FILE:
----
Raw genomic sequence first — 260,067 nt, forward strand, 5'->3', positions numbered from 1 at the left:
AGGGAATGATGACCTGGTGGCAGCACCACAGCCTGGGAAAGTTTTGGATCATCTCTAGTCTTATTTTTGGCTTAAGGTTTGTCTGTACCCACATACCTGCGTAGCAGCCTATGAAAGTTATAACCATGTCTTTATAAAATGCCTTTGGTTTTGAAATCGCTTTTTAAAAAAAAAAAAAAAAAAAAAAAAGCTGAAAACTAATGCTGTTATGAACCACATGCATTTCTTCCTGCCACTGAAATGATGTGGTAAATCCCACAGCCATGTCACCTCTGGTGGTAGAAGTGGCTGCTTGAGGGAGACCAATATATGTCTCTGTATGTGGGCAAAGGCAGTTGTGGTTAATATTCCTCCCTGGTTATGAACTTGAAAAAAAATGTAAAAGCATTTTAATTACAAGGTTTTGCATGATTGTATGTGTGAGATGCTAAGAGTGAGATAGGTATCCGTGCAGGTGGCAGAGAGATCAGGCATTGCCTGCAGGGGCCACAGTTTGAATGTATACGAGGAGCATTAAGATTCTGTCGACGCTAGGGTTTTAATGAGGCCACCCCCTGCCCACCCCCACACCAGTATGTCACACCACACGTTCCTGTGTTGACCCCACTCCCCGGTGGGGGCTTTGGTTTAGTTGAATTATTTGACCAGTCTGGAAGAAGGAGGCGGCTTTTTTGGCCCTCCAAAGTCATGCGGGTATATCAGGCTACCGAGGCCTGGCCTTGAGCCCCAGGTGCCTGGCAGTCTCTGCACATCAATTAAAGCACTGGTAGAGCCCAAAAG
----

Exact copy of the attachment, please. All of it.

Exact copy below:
Raw genomic sequence first — 260,067 nt, forward strand, 5'->3', positions numbered from 1 at the left:
AGGGAATGATGACCTGGTGGCAGCACCACAGCCTGGGAAAGTTTTGGATCATCTCTAGTCTTATTTTTGGCTTAAGGTTTGTCTGTACCCACATACCTGCGTAGCAGCCTATGAAAGTTATAACCATGTCTTTATAAAATGCCTTTGGTTTTGAAATCGCTTTTTAAAAAAAAAAAAAAAAAAAAAAAAGCTGAAAACTAATGCTGTTATGAACCACATGCATTTCTTCCTGCCACTGAAATGATGTGGTAAATCCCACAGCCATGTCACCTCTGGTGGTAGAAGTGGCTGCTTGAGGGAGACCAATATATGTCTCTGTATGTGGGCAAAGGCAGTTGTGGTTAATATTCCTCCCTGGTTATGAACTTGAAAAAAAATGTAAAAGCATTTTAATTACAAGGTTTTGCATGATTGTATGTGTGAGATGCTAAGAGTGAGATAGGTATCCGTGCAGGTGGCAGAGAGATCAGGCATTGCCTGCAGGGGCCACAGTTTGAATGTATACGAGGAGCATTAAGATTCTGTCGACGCTAGGGTTTTAATGAGGCCACCCCCTGCCCACCCCCACACCAGTATGTCACACCACACGTTCCTGTGTTGACCCCACTCCCCGGTGGGGGCTTTGGTTTAGTTGAATTATTTGACCAGTCTGGAAGAAGGAGGCGGCTTTTTTGGCCCTCCAAAGTCATGCGGGTATATCAGGCTACCGAGGCCTGGCCTTGAGCCCCAGGTGCCTGGCAGTCTCTGCACATCAATTAAAGCACTGGTAGAGCCCAAAAG